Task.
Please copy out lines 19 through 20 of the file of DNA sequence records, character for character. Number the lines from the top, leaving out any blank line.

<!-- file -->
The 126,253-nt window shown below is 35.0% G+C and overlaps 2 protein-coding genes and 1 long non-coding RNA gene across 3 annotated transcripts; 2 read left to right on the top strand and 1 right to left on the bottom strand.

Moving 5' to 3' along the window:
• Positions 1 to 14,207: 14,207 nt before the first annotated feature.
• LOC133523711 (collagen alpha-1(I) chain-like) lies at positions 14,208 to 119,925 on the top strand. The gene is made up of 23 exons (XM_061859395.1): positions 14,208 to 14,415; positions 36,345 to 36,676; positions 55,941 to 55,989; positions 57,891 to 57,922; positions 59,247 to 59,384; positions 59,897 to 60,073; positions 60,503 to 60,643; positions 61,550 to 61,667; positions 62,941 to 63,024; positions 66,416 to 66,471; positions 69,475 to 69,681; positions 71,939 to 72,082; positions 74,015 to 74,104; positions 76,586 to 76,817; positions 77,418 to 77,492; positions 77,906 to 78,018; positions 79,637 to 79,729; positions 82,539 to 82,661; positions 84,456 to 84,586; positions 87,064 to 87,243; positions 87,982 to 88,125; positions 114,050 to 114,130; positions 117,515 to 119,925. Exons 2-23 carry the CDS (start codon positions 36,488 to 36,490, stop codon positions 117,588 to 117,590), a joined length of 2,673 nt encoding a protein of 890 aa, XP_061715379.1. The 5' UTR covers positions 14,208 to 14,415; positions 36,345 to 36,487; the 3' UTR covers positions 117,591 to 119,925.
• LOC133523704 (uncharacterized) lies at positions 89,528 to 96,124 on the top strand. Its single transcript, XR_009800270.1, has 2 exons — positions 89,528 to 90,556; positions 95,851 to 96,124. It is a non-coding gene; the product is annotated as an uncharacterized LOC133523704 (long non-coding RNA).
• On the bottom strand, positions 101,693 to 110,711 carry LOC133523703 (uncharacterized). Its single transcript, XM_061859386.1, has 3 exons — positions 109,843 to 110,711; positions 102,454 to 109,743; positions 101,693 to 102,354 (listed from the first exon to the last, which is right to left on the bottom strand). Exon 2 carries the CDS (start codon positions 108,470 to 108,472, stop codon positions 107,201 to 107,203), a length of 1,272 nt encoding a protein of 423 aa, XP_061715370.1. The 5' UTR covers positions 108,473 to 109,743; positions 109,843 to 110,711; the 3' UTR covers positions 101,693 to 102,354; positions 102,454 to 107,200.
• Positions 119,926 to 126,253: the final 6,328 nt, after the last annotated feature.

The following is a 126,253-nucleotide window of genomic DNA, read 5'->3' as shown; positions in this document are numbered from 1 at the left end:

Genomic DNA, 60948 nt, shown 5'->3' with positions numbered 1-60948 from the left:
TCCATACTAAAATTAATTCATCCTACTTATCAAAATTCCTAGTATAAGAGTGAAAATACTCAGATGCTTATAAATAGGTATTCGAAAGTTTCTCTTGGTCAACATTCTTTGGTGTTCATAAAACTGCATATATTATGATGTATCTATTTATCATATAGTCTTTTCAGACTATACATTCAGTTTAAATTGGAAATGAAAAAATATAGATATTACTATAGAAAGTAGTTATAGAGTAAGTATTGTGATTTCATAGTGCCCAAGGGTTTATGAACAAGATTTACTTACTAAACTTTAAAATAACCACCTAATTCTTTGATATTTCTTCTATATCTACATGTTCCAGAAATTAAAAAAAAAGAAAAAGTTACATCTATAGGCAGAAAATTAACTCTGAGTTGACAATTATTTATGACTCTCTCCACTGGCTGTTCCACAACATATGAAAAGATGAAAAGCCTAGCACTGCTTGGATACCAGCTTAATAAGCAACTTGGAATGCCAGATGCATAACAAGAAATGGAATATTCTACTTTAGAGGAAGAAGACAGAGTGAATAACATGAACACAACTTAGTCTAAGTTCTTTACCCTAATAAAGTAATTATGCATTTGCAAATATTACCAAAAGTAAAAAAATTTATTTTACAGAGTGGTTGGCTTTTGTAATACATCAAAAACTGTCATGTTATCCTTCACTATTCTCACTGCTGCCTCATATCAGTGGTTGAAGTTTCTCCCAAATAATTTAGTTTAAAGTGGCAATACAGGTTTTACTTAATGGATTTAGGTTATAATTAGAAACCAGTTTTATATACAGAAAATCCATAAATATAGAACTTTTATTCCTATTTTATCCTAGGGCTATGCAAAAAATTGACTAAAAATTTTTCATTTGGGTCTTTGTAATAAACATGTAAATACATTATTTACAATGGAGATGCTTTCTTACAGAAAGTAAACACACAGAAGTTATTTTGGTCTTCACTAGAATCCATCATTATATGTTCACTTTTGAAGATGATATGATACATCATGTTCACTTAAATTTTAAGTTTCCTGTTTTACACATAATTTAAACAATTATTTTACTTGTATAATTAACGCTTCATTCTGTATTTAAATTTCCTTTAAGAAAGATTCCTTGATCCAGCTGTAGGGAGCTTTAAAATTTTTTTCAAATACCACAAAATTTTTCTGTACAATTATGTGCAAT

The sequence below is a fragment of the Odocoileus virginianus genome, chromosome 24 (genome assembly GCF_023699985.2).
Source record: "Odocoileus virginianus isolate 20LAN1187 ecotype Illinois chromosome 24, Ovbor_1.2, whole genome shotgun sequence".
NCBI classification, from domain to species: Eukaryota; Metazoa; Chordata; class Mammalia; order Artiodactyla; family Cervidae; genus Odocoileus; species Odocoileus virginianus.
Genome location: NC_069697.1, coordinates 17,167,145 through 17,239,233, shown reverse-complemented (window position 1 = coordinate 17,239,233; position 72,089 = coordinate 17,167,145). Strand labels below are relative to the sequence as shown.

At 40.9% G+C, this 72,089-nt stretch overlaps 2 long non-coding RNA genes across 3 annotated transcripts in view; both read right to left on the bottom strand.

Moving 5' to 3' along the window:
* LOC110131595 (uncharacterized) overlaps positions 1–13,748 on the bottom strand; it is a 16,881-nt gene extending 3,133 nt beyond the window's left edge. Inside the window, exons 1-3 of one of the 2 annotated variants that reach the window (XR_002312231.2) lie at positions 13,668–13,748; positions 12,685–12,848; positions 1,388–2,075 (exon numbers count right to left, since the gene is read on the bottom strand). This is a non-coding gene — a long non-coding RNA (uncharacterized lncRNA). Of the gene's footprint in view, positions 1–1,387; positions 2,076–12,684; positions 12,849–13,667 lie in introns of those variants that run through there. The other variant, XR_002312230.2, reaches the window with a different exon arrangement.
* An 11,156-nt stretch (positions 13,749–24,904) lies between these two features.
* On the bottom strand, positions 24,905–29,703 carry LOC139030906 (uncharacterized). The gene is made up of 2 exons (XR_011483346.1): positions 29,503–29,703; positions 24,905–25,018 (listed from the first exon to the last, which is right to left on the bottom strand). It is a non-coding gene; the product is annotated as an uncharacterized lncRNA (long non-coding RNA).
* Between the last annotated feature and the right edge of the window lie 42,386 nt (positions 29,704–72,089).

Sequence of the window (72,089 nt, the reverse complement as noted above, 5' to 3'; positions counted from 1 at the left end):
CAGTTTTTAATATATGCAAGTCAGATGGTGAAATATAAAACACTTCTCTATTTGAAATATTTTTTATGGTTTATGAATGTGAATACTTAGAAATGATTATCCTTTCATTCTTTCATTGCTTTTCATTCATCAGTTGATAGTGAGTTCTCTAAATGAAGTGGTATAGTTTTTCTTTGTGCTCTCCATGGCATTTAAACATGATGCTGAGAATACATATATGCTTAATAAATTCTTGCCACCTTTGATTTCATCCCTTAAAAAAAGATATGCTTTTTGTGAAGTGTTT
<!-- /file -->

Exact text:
* On the bottom strand, positions 24,905–29,703 carry LOC139030906 (uncharacterized). The gene is made up of 2 exons (XR_011483346.1): positions 29,503–29,703; positions 24,905–25,018 (listed from the first exon to the last, which is right to left on the bottom strand). It is a non-coding gene; the product is annotated as an uncharacterized lncRNA (long non-coding RNA).
* Between the last annotated feature and the right edge of the window lie 42,386 nt (positions 29,704–72,089).